First a beautiful story.
In November 1938, before the onset of World War II, some Jewish children had the opportunity to escape from Nazi Germany and resettle in England through what became known as the Kindertransport.
Unfortunately, there were not enough religious families able to accept these children and other families who were willing to take them were not willing to raise the children with Jewish traditions.
Dayan Yechezkel Abramsky, of the London Beit Din, embarked on a frantic campaign to secure funding to ensure that every child would be placed in a proper Jewish environment.
Dayan Abramsky called one wealthy Jewish industrialist and begged him for a donation sizable enough to ensure that the children would be raised in a proper Jewish environment.”It is pikuach nefesh!” cried Rabbi Abramsky.
At that point, the tycoon became incensed. “Rabbi,” he said, “Please do not use that term flippantly. I know what pikuach nefesh is. It means a matter of life-and-death! When I was young, my parents were very observant. When my baby sister was young, she was very sick. We had to call the doctor, but it was on Shabbat. My father was very conscientious of the sanctity of Shabbat. He would never desecrate Shabbat. But our rabbi told us that since this is a matter of life and death, we were allowed to desecrate the Shabbat! He called it pikuach nefesh.”
“Rabbi Abramsky,” the man implored, “with all due respect. The children are already here in England. They are safe from the Nazis. The only issue is where to place them. How they are raised is not a matter of life or death!”
With that, the man politely bade farewell and hung up the phone.
That Friday evening, while the wealthy man was sitting at his Shabbat dinner, the telephone rang. He ignored it, of course. It rang again and again he ignored it. But it wouldn’t stop; it rang incessantly. Finally, deciding that it possibly was signaling a true emergency, the man got up from his meal and answered the phone.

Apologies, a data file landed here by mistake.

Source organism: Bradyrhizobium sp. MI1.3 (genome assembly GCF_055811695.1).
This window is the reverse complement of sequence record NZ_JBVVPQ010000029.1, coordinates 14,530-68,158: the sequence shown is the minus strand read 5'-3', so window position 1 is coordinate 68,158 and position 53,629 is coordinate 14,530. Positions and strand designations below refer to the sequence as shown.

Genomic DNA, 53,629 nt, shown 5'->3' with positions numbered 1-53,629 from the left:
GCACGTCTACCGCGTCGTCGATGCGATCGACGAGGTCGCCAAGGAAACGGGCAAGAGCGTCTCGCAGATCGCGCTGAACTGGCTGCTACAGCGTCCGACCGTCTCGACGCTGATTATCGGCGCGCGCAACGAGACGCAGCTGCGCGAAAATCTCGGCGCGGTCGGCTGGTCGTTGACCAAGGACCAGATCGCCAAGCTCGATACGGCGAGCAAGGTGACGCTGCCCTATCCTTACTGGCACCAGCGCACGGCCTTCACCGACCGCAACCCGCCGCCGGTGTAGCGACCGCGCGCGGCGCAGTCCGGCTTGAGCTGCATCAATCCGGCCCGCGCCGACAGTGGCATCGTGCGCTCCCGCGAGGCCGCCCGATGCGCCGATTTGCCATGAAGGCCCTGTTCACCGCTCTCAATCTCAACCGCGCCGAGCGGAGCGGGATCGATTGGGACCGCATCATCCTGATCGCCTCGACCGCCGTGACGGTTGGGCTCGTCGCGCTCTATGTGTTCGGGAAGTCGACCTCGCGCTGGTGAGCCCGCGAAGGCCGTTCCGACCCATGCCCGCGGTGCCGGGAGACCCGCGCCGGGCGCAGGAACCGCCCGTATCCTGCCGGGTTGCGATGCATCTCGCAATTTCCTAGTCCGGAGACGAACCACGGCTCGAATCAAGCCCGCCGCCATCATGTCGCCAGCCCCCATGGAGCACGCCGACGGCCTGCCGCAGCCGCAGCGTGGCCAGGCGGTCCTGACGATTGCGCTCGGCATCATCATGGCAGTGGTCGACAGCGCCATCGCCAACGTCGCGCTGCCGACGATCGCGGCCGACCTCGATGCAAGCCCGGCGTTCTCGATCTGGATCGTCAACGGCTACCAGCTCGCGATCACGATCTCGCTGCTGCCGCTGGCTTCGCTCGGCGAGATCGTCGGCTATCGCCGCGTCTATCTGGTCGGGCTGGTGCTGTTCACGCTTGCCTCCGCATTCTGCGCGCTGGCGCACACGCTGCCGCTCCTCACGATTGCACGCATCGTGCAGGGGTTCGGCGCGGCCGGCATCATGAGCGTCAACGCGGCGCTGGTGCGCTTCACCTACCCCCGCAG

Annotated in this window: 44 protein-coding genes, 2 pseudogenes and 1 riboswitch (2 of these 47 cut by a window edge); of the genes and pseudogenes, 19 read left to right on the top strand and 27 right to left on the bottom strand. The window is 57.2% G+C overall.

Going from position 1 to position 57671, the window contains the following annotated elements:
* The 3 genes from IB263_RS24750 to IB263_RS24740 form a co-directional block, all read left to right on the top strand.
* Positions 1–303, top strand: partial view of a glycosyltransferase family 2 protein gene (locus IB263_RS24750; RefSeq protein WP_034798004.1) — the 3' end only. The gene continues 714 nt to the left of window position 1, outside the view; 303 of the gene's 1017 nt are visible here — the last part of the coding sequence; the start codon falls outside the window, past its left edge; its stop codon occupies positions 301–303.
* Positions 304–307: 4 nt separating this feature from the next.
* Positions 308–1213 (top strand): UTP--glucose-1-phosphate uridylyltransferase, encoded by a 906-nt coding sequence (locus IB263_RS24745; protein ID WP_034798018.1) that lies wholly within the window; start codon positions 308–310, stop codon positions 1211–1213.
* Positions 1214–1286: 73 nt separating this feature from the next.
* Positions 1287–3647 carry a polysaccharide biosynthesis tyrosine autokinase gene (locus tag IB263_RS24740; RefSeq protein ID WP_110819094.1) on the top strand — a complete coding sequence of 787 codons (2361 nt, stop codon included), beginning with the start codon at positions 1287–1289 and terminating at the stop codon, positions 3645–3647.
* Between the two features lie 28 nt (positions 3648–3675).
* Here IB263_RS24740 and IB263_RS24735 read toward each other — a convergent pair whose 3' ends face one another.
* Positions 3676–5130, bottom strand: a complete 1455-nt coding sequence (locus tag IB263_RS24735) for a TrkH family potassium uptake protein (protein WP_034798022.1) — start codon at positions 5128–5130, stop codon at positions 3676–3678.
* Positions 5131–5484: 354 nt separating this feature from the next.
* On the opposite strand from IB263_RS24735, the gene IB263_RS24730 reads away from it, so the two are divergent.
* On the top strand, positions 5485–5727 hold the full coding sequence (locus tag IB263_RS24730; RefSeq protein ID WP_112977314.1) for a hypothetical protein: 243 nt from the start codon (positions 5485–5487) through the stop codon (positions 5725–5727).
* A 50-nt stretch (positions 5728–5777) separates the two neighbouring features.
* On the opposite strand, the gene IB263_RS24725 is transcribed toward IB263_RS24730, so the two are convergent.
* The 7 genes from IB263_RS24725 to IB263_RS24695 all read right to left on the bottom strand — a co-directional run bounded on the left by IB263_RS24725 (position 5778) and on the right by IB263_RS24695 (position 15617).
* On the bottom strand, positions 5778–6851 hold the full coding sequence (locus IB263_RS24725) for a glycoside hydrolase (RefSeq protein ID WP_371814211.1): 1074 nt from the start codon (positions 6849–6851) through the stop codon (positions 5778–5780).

As he listened to the voice on the other end of the line, his face went pallid. “This is Abramsky. Please. I would not call on the Sabbath if I did not think this was pikuach nefesh. Again, I implore you. We need the funds to ensure that these children will be raised as Jews. It truly is a life-and-death matter”
Needless to say, the man responded immediately [after Shabbat] to the appeal.
(From an article by Rabbi Mordechai Kamenetzky in the name of Rabbi Eliezer Sorotzkin of Lev l’Achim in Shabbos Candle Lighting (Summer 2012) Printed in Chabad of Arizona newsheet Feb 2020).
Pikuach Nefesh – saving a human life – is a Jewish value over almost any other (except, perhaps, the three cardinal sins of murder, adultery and idolatry). And so, surely, closing synagogues and summer camps during a pandemic is an obvious and simple method to achieve “pikuach nefesh”?
Not so fast.
“Pikuach Nefesh” literally means saving a soul, not a life. And, as Dayan Abramsky was fully aware, the Shulchan Aruch (OC 506:14) states that it is a mitzvah to break Shabbat to save a daughter who has left one’s home in order to remove herself from the Jewish faith. In other words, what is important here is, in the Torah’s words, “to live by them [i.e. the mitzvot]” (Lev. 18:5). To survive in order to live a meaningful life.
Now consider Jews across the religious spectrum. Some religious Jews depend on the synagogue and Beit Midrash to provide them with continual Jewish learning, every day. Some less observant Jewish youth find their greatest attachment to Judaism through their annual Jewish summer camp experience. Not to mention “three times a year Jews” who only attend synagogue on Rosh Hashanah and Yom Kippur – for them, the prolonged closure of synagogues will mean another whole year with minimal Jewish content.
During this pandemic we have been very quick to close synagogues and summer camps for the sake of “pikuach nefesh”. Maybe if we understood that “man does not live by bread alone” (Deut. 8:3) we would place more importance on the spiritual aspects of communal life.
For those who will say that life is still more important and that the irresponsible behaviour of some religious communities in Israel has worsened this pandemic, I will bring one small fact. Bnei Brak, with its population of 200,000, was noted as being very slow to “lock down” during the first phase of this pandemic. The result? A mortality rate of 0.02%.
I have no doubt that the price of closing down places of spiritual inspiration will be far higher.